The researchers found that the key lies in xylose, a simple plant sugar which is most abundant in plants. The researchers found a way to use xylose to produce hydrogen, a previously considered theory that now has been put into practice. Because xylose comprises as much as 30 percent of plant cell walls, this new process can attain hydrogen from any type of biomass.
This says newspaper China Daily last week, stating it has seen government plans to reduce pollution in the capital.
The approximately 20 million Beijing residents suffer from poor air quality, inadequate sanitation and waste disposal faltering. To improve this the government of China will invest 15,6 billion dollar in improving living conditions, including the construction of 1290 kilometers of new or improved sewerage systems, 5 new waste incineration plants, and 47 waste water treatment plants.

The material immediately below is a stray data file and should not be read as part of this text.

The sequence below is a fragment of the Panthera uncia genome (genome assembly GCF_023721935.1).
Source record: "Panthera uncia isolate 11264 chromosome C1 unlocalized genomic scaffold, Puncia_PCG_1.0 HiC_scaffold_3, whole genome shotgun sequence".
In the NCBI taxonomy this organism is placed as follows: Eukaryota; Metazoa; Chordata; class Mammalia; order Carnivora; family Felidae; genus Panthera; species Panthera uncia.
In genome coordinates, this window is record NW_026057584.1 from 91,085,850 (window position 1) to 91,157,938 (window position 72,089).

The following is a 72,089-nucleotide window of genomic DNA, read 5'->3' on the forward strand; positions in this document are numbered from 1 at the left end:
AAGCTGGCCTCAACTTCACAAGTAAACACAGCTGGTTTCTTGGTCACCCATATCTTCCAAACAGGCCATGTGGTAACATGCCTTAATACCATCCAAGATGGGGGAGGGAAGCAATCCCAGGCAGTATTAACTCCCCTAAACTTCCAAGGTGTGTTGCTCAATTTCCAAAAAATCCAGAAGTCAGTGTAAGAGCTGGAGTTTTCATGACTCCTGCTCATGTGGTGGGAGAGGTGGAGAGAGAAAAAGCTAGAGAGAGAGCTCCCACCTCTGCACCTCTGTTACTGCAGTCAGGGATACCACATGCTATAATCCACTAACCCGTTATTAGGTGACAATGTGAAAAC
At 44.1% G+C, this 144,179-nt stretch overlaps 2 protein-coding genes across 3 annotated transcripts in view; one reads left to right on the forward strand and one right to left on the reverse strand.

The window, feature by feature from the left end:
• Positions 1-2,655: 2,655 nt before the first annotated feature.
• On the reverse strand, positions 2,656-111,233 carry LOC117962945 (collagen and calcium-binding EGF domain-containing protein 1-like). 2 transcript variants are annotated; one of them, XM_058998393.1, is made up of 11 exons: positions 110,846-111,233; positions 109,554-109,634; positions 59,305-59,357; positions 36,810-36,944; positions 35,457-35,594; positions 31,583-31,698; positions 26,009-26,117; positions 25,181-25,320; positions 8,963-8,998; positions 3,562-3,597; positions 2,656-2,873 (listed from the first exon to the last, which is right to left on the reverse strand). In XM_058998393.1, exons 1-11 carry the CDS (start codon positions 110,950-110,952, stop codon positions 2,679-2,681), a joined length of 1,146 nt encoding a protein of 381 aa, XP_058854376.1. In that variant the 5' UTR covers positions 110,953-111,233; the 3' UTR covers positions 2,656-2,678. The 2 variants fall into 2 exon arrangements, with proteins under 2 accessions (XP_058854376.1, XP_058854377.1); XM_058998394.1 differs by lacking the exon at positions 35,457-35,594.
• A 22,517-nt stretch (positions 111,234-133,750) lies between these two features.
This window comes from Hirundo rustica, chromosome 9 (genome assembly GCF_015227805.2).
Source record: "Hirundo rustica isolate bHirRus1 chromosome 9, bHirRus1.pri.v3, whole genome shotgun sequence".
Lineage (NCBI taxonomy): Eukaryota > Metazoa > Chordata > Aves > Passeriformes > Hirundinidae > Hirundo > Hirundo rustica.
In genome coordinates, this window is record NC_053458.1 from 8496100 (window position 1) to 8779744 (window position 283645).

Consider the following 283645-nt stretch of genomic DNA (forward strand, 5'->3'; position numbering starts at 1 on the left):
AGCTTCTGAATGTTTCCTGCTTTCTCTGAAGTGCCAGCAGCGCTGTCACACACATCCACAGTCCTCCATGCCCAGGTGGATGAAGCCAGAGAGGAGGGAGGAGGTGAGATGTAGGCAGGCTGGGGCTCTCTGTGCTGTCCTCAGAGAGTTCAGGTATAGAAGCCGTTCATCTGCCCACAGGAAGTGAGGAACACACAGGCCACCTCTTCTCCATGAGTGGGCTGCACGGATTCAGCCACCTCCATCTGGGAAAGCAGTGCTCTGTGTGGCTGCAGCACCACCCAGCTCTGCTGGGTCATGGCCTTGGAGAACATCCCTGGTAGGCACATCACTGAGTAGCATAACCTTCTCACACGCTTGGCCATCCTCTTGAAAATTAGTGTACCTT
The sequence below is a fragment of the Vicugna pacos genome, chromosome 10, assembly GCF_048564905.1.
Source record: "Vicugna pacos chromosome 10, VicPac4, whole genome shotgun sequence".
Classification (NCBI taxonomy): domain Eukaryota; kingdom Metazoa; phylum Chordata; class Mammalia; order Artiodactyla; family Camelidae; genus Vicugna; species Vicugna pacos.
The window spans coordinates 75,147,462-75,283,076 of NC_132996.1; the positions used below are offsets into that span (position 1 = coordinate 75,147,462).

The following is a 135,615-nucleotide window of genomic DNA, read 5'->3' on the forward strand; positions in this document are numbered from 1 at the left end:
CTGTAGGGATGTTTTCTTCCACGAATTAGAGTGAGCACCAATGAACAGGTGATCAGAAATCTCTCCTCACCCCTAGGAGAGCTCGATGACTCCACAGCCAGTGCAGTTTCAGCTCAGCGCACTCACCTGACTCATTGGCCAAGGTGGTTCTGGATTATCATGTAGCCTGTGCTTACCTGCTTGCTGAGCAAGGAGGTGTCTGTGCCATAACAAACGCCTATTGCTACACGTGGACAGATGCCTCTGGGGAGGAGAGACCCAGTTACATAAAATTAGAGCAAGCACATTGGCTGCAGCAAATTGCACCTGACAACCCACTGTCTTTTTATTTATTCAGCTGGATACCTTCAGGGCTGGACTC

According to local news agency RTL, there also will be stations built in Amsterdam, Arnhem and Helmond.
Mansveld states that this is the start of the introduction of hydrogen-powered vehicles in the Netherlands.
It is estimated that Japan will have installed around 6.1 gigawatts to 9.4 gigawatts of solar panels in 2013. The forecasts for China is estimated to be between 6.2 and 10.5 gigawatts, while the United States will ‘only’ have installed 3.3 to 3.9 gigawatts.
Toyota introduced the first generation of hybrid cars in 1997. At that time sales were still relatively modest, however, 16 years later the sales program of Toyota exists of 19 hybrid models and a plug-in hybrid. Until the end of 2015, the automaker will present as many as 18 new hybrid models and hydrogen car.